Because of this, the Mansion evolved into a collection of vignettes, without an emphasis on storytelling, and the result is a delightfully dreary selection of set pieces. The simple “official” story holding it all together: 999 happy haunts have come out to socialize… but there’s room for a thousand. Any volunteers?

This story was amplified a bit for the Phantom Manor attraction, which was built for Disneyland Paris. Although the ride layout and gags are very similar and in many cases identical, two central characters were introduced to the attraction to develop a situation of understated despair. Those characters are a young brideand a skeletal phantom, both of whom appear repeatedly throughout the attraction.

Of course, an attraction as popular and oft-visited as Disney’s Haunted Mansion almost always attracts intense curiosity, and a wealth of rumors and supposed “official” back-stories have evolved over the past 30 years. This includes a few with some merit, and most with none. Apparently, there are a few truths that may be gleaned from stories considered by the WED designers. One of these goes something like this: There may have been an evil sea captain (Cap’n Blood, by some accounts) who met a self-inflicted doom, possibly after murdering his new bride, who haunts the manse in the attic to this day. The gruesome nature of this story seems to run counter to the quirky fun of the attraction as it exists today, so we can assume that this back-story did not play a large role in the final design of the Mansion (though in an oddly black and un-Disney-like moment, while patrons are in the room with the stretching portraits there is reference to the host’s suicide, as lightning flashes illuminate his body, hanging from a noose tied to the rafters above.)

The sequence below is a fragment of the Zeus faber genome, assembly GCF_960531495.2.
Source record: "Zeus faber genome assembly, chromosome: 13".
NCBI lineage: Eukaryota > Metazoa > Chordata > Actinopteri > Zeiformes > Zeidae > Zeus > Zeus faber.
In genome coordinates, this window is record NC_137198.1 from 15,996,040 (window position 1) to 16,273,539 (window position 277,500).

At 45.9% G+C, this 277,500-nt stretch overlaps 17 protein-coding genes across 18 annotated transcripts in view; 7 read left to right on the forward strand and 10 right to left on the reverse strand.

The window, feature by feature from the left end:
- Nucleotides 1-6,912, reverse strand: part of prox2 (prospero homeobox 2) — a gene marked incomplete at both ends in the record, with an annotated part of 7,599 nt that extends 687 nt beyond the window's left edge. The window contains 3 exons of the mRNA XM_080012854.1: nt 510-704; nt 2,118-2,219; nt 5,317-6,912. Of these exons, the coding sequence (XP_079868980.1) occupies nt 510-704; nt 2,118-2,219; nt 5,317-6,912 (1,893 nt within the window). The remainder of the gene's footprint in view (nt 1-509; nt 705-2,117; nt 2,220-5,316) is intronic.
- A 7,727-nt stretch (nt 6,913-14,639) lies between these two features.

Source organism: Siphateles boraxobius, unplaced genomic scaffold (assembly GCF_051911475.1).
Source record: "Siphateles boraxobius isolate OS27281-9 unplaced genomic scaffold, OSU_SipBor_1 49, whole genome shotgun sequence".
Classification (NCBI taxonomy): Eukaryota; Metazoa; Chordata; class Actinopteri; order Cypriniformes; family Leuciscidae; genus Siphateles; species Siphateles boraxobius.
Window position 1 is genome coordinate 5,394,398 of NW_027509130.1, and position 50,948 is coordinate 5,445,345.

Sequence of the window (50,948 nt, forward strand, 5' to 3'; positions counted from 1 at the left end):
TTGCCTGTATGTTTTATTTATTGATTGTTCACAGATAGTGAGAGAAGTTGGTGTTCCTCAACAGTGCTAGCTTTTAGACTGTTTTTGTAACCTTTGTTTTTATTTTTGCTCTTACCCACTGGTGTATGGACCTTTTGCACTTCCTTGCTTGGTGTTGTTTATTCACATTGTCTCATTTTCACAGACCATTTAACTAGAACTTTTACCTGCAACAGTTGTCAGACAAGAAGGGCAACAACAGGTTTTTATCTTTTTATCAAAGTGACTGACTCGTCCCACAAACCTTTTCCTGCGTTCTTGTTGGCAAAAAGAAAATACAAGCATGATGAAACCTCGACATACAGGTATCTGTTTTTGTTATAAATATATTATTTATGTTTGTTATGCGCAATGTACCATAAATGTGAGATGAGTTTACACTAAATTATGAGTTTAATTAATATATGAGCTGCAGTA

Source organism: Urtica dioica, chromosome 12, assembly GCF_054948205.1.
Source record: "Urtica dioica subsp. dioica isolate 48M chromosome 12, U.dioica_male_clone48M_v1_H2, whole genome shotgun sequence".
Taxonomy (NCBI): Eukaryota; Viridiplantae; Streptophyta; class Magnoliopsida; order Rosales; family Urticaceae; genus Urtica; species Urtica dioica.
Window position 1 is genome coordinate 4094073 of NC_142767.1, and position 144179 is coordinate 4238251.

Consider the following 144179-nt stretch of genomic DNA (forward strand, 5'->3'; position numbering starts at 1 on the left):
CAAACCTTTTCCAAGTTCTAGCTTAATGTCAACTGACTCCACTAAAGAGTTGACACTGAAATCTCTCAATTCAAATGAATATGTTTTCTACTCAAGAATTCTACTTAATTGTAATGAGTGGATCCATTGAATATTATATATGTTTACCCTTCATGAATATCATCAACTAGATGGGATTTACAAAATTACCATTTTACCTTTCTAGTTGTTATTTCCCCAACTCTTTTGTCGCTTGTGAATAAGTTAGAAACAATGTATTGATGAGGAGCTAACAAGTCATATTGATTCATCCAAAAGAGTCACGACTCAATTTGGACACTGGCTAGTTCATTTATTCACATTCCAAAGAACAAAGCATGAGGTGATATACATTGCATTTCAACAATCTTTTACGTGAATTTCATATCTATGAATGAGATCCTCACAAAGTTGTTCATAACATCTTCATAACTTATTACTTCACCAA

Over the years, employees at the Walt Disney World Haunted Mansion (called “Cast Members” by the Disney Company) still went on to create an intricate, involved history of every person, ghost, pictured character and inhabitant of the Mansion. This unofficial history has recently enjoyed wide circulation on the internet, so the myths continue to grow. To this day, certain Cast Members at the Walt Disney World Mansion might even show you the imprint in the ground that the young bride’s wedding ring made when she was thrown out of the attic window by the Cap’n in a murderous rage.

The Attraction
Unlike the white plantation mansion of Disneyland’s New Orleans Square, the imposing brick mansion of the Magic Kingdom’s Liberty Square invokes a formal colonial solitude. Although both Mansions were planned as the Disneyland version neared completion, the Orlando version (which opened in 1971, a few years after the Anaheim premiere) differs from its counterpart most markedly in the architecture. Along the rooftop of the Orlando mansion, observant patrons may note that the spires take the forms of chess pieces. In fact, if one were to take note of all the spires, all the chess pieces would be accounted for, except for the knight.
The cold brick façade is a near-exact replica of the Harry Packer Mansion in Jim Thorpe, Pennsylvania, which currently plays host to weekend “murder mysteries,” Victorian ballroom dancing, and romantic getaways. This real-life mansion was visited by Disney’s WED Imagineers as they decided which type of building would best suit the planned attraction in the Liberty Square section of the Magic Kingdom. While Disneyland’s Haunted Mansion is supposed to exist in the land of Dixie, the Walt Disney World version is intended to invoke memories of colonial New England, and the architecture and queue area reflects those impressions.